How Do Sponsorships Benefit the Sports Organization and the Sponsor?
Few types of sponsorships are bigger and more profitable than sports sponsorships. That’s how the world has gotten such superstar team-ups as Coca-Cola and the Olympics. Companies are willing to spend millions of dollars to sponsor sports, but why? What’s in it for them?
And what does the sports organization get out of the deal? In this article, that’s exactly what I’m going to discuss. It’s my hope that by better understanding the benefits that both sides reap in a sports sponsorship that you can begin crafting the kind of sponsorship program that will earn you more sponsors.
How Sponsorships Benefit a Sports Organization
Let’s begin by talking about how you, the sports organization, can benefit by seeking sponsorship. I know some of the benefits seem obvious, like more money and better promotion. These perks tend to have a trickle-down effect that can improve your sports organization as a whole.
Here’s what I mean.
Achieve More Goals
Is yours a new sports organization? You probably have short-term and long-term goals a mile long, I’m sure.
Your team has uniforms, but they’re admittedly cheap. Whenever your team goes head-to-head with your opponents, their outfits look legit and yours…well, not so much. You’re sure that attendees notice, which can impact their opinions on your team and thus also affect sales.
At current, your team doesn’t have its own training facility, which is another disadvantage, as all your competitors practice and prep at their own respective training areas.
You can’t even accept some of the game requests your sports team gets because you can’t afford the transportation to and from the venue, not to mention the lodging that’d be required for 10, 20, or even 30 players.
Failing to achieve these goals holds back your sports organization. Your teams risk withering away into obscurity.
Through sponsorship, you can change that. You’d have enough money to afford spiffy new uniforms for your team. Now, when they play local and away teams, your players look professional grade.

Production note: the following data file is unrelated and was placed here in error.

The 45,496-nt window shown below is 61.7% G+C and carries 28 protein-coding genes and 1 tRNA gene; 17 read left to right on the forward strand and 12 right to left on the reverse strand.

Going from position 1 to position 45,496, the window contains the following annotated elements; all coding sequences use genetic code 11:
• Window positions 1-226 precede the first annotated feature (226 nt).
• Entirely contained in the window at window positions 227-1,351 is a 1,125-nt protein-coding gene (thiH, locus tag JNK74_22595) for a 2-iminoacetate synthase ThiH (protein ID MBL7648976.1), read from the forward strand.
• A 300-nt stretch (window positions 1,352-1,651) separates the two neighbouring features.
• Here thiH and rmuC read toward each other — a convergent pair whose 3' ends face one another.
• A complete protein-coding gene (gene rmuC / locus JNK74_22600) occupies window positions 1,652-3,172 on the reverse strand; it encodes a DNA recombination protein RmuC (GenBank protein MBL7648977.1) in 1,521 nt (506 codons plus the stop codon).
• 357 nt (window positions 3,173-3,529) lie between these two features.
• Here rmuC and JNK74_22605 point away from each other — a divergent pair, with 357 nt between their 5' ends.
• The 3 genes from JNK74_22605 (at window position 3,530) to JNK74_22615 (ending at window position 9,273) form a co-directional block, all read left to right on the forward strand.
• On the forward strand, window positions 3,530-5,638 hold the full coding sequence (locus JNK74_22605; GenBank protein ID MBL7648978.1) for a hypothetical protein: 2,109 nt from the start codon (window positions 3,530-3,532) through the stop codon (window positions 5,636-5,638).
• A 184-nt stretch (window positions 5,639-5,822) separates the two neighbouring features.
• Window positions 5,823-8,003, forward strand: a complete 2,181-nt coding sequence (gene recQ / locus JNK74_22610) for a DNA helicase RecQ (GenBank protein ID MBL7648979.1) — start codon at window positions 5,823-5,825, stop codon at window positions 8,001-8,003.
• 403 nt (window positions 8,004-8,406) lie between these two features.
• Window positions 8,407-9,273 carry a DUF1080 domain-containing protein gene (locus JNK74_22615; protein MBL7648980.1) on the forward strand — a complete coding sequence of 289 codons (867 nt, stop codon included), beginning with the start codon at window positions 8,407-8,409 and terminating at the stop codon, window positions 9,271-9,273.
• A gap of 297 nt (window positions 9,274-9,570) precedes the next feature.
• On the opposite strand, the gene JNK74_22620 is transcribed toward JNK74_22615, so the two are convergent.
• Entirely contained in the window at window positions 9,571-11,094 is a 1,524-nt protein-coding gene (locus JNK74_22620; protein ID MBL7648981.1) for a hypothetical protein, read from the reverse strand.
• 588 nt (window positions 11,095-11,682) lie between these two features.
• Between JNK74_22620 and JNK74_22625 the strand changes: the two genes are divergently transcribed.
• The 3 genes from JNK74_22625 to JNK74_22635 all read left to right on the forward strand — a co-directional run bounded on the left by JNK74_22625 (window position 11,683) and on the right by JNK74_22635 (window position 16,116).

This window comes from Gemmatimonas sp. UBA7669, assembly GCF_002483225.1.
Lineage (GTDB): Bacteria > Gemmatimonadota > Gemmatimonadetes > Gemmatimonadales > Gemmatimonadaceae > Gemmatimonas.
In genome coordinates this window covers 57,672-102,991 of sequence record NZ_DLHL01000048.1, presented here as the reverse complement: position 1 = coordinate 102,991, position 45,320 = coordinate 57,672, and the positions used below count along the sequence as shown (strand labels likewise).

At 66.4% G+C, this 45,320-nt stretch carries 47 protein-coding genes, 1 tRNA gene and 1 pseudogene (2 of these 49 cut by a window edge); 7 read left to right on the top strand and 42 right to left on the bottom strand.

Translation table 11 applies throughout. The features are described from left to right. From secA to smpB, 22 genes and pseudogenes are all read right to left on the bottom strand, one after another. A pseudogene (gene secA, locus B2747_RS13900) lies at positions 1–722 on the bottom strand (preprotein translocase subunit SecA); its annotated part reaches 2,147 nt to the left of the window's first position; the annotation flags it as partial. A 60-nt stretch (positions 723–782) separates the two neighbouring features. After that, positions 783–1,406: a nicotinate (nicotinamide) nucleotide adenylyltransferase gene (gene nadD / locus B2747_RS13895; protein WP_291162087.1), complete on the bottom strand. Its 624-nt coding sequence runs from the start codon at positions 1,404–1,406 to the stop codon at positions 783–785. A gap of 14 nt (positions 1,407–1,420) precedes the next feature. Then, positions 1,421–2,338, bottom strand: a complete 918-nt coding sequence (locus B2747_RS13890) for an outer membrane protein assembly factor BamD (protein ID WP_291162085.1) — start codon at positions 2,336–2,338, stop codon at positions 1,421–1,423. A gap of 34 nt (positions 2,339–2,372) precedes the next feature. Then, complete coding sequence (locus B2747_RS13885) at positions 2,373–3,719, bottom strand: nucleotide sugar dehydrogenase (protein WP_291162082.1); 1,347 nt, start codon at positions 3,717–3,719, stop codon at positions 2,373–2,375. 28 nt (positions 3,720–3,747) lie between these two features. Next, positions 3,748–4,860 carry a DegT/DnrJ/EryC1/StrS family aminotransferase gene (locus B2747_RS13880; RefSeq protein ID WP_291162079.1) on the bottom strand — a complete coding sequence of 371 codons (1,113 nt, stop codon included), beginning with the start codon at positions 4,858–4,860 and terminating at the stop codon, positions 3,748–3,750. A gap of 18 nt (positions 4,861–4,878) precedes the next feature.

You could finally be able to pay the rent or down payment for a training facility with sponsored funding. This gives your players a home base to ready themselves for the games ahead so they have a higher chance of winning.
You’d also be able to accept more games without worrying about transportation and lodging costs. The more frequently your team plays, the further its reach goes, which should snowball into more and more games for your team.
Increased Web and Social Traffic
When a sponsor attaches their name to a sports team or event, it’s a big deal. Your organization is going to have a whole new set of eyes on it, including more attention for the teams you manage. This will result in a spike in website and social media traffic.
In anticipation of this, you must ready your website for all the new visitors. If your site is a basic templated free website, then take some of the funding you’ll receive from your sponsor and funnel it into professional web design.
Your website should be responsive on mobile and desktop devices. You want a page about your team, a schedule of your upcoming games, and make sure the link to your tickets and merch store is working.
You should have a robust social media presence too, preferably ahead of the increased traffic. When leads see that you post on social media regularly and engage with your audience, they’ll be more likely to follow you.
I do just want to mention one thing. Website traffic is great, and so is more attention on your social media profiles. However, if you’re not ready to capitalize and convert the leads you’ve attracted, then this benefit is moot.
After all, as your big game gets further and further away, the traffic will naturally drop off. You have a limited time in which to convert leads, so ready your lead magnets and your opt-in forms early. This is your big chance!
Better Attendance Numbers
As I said, when a big company agrees to sponsor you, it’s going to rouse curiosity. People who support the sponsored brand will want to attend your team’s games. The local community might come as the event generates buzz. Then your team’s regulars should also show up as they typically do.
This increase in attendance is great for your sports organization, as it feels wonderful to fill out an arena. Once new leads see how well your team plays, they might decide to attend more games in the future.
Your sponsor will also be impressed if your team performs well, which could inspire them to pen another deal with your sports organization. If it’s a multi-year deal, then you could expect a long time of full arenas.
Your audience could grow to the point where your sports team might have to begin playing at bigger venues just to keep up with demand!